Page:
Thursday, September 18, 2014

On the loss of phylogenetic diversity when extinction risks evolves under the threshold model

So, for a little while (though highly intermittently) I've been exploring the possibility of modeling contemporary extinction risk, specifically IUCN threat status, using the threshold model from evolutionary quantitative genetics.

In so doing, I started considering the possibility that phylogenetic signal in extinction risk could be used to make some kind of general prediction about the loss of phylogenetic diversity (PD) under conditions in which species highly vulnerable to extinction are in fact lost. Specifically in the context of the threshold model, if our process for evolution of the liability in extinction risk results in high phylogenetic signal (for instance, Brownian motion) then we would expect that the loss of PD will be high for a given extinction fraction (because whole clades will be lost). Conversely, if the process of evolution of the liability in extinction risk results in low phylogenetic signal, then we would expect the loss of PD for a given extinction fraction to be relatively low.

To illustrate this, I wrote a little bit of code that simulates extinction risk under contemporary anthropogenic conditions using the threshold model and birth-death phylogenetic simulations. We supply a phylogeny, an extinction fraction, & a particular value for λ, and then the function returns the relative PD of the tree in which vulnerable species have gone extinct compared to PD in the original tree.

library(phytools)
## phytools internal lambdaTree function
lambdaTree<-phytools:::lambdaTree

## custom function to simulate the loss of PD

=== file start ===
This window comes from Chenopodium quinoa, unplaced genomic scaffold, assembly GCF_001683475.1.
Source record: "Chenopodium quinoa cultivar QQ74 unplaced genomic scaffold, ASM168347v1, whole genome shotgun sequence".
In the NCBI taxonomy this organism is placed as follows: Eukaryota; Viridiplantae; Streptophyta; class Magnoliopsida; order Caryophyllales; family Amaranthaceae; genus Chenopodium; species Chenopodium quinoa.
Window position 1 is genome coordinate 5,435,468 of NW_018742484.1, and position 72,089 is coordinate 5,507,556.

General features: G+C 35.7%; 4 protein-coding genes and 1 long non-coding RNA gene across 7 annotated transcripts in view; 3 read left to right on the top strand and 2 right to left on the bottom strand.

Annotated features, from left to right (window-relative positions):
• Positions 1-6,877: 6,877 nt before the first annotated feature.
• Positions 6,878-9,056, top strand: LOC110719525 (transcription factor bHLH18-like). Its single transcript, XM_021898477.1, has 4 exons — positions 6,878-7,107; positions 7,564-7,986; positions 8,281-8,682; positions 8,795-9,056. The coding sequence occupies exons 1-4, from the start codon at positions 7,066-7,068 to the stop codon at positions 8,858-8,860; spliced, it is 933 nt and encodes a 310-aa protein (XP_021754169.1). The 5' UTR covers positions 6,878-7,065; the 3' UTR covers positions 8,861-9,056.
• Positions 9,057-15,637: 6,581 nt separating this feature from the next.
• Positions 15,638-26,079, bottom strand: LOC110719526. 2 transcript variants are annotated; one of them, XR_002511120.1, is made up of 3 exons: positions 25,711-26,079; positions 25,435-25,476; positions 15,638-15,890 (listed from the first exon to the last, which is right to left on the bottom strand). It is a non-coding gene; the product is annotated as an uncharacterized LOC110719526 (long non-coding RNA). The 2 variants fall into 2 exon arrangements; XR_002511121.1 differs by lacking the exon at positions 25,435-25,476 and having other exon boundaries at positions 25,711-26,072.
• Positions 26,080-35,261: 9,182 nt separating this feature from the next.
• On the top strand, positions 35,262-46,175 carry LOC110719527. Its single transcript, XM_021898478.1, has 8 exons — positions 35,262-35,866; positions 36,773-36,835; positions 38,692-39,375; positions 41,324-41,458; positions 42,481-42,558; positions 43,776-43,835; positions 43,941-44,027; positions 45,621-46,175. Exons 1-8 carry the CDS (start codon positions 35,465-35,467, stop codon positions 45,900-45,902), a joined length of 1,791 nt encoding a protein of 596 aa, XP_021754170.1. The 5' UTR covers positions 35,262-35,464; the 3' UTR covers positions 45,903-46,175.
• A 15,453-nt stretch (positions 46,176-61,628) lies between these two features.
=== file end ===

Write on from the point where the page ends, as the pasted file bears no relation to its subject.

pd.lambda<-function(tree=NULL,lambda=1,fraction=0.2){
    if(is.null(tree)) tree<-pbtree(n=100,scale=1)
    x<-fastBM(lambdaTree(tree,lambda))
    th<-sort(x)[round(fraction*length(x))]
    x<-sapply(x,threshState,thresholds=
        setNames(c(th,Inf),c("extinct","extant")))
    tips<-names(which(x=="extinct"))
    sum(drop.tip(tree,tips)$edge.length)/sum(tree$edge.length)
}

## simulations for various Pagel's lambda
lambda<-0:10/10
trees<-pbtree(n=100,scale=1,nsim=100)
PD<-sapply(lambda,function(l,tt) sapply(tt,
    pd.lambda,lambda=l,fraction=0.5),tt=trees)
colnames(PD)<-lambda
boxplot(PD,ylab="relative PD",xlab="lambda")

plot of chunk unnamed-chunk-1

That's with an extinct fraction of 0.5. Let's try some other extinction fractions:

## extinction fraction of 0.2
PD<-sapply(lambda,function(l,tt) sapply(tt,
    pd.lambda,lambda=l,fraction=0.2),tt=trees)
colnames(PD)<-lambda
boxplot(PD,ylab="relative PD",xlab="lambda")

plot of chunk unnamed-chunk-2

## extinction fraction of 0.8
PD<-sapply(lambda,function(l,tt) sapply(tt,
    pd.lambda,lambda=l,fraction=0.8),tt=trees)
colnames(PD)<-lambda
boxplot(PD,ylab="relative PD",xlab="lambda")

plot of chunk unnamed-chunk-2

Basically, as we predicted, when the evolutionary process for the evolution of extinction liability under contemporary circumstances results in high phylogenetic signal then loss of PD for a given extinction fraction is high. Conversely, for low phylogenetic signal loss of PD is also relatively low.

By implication, if IUCN threat status modeled on a phylogeny has high phylogenetic signal for a given clade, then the potential loss of PD given an extinction scenario in which the species identified as most vulnerable are lost will be high relative to the expected loss of PD under the same conditions if phylogenetic signal in IUCN threat status was relatively small.

That's pretty much it.

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